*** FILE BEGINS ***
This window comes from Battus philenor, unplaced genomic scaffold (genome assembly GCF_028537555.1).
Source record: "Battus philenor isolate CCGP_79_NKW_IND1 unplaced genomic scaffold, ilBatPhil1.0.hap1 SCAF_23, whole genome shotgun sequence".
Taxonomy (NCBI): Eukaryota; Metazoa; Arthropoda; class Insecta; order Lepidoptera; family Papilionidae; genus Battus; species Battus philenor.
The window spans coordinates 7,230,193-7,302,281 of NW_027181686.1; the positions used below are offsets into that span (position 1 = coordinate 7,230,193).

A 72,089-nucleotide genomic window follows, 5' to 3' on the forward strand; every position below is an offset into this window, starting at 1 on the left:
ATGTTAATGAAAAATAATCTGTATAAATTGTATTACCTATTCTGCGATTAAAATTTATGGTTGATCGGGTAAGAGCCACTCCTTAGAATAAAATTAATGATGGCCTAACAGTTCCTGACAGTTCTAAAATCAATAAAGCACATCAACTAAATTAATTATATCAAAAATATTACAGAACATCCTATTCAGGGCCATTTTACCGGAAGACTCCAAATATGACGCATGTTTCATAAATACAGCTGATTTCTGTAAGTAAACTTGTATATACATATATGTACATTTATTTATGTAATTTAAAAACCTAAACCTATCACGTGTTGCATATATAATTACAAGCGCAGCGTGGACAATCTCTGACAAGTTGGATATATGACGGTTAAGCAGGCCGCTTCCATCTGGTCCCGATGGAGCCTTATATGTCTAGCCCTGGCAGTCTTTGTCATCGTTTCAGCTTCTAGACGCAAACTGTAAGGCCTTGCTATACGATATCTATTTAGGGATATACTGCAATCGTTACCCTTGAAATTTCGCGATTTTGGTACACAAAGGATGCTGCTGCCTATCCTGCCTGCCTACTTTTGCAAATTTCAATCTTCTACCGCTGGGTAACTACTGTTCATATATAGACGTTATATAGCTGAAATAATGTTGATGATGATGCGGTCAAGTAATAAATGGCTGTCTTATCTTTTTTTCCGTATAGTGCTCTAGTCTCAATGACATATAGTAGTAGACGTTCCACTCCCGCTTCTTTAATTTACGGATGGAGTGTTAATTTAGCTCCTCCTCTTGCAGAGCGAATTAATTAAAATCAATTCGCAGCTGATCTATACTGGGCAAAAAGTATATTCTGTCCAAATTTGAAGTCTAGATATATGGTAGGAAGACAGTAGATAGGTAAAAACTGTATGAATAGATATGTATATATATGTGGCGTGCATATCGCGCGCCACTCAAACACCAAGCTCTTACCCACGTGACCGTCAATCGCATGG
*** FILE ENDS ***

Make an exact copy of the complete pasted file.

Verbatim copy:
This window comes from Battus philenor, unplaced genomic scaffold (genome assembly GCF_028537555.1).
Source record: "Battus philenor isolate CCGP_79_NKW_IND1 unplaced genomic scaffold, ilBatPhil1.0.hap1 SCAF_23, whole genome shotgun sequence".
Taxonomy (NCBI): Eukaryota; Metazoa; Arthropoda; class Insecta; order Lepidoptera; family Papilionidae; genus Battus; species Battus philenor.
The window spans coordinates 7,230,193-7,302,281 of NW_027181686.1; the positions used below are offsets into that span (position 1 = coordinate 7,230,193).

A 72,089-nucleotide genomic window follows, 5' to 3' on the forward strand; every position below is an offset into this window, starting at 1 on the left:
ATGTTAATGAAAAATAATCTGTATAAATTGTATTACCTATTCTGCGATTAAAATTTATGGTTGATCGGGTAAGAGCCACTCCTTAGAATAAAATTAATGATGGCCTAACAGTTCCTGACAGTTCTAAAATCAATAAAGCACATCAACTAAATTAATTATATCAAAAATATTACAGAACATCCTATTCAGGGCCATTTTACCGGAAGACTCCAAATATGACGCATGTTTCATAAATACAGCTGATTTCTGTAAGTAAACTTGTATATACATATATGTACATTTATTTATGTAATTTAAAAACCTAAACCTATCACGTGTTGCATATATAATTACAAGCGCAGCGTGGACAATCTCTGACAAGTTGGATATATGACGGTTAAGCAGGCCGCTTCCATCTGGTCCCGATGGAGCCTTATATGTCTAGCCCTGGCAGTCTTTGTCATCGTTTCAGCTTCTAGACGCAAACTGTAAGGCCTTGCTATACGATATCTATTTAGGGATATACTGCAATCGTTACCCTTGAAATTTCGCGATTTTGGTACACAAAGGATGCTGCTGCCTATCCTGCCTGCCTACTTTTGCAAATTTCAATCTTCTACCGCTGGGTAACTACTGTTCATATATAGACGTTATATAGCTGAAATAATGTTGATGATGATGCGGTCAAGTAATAAATGGCTGTCTTATCTTTTTTTCCGTATAGTGCTCTAGTCTCAATGACATATAGTAGTAGACGTTCCACTCCCGCTTCTTTAATTTACGGATGGAGTGTTAATTTAGCTCCTCCTCTTGCAGAGCGAATTAATTAAAATCAATTCGCAGCTGATCTATACTGGGCAAAAAGTATATTCTGTCCAAATTTGAAGTCTAGATATATGGTAGGAAGACAGTAGATAGGTAAAAACTGTATGAATAGATATGTATATATATGTGGCGTGCATATCGCGCGCCACTCAAACACCAAGCTCTTACCCACGTGACCGTCAATCGCATGG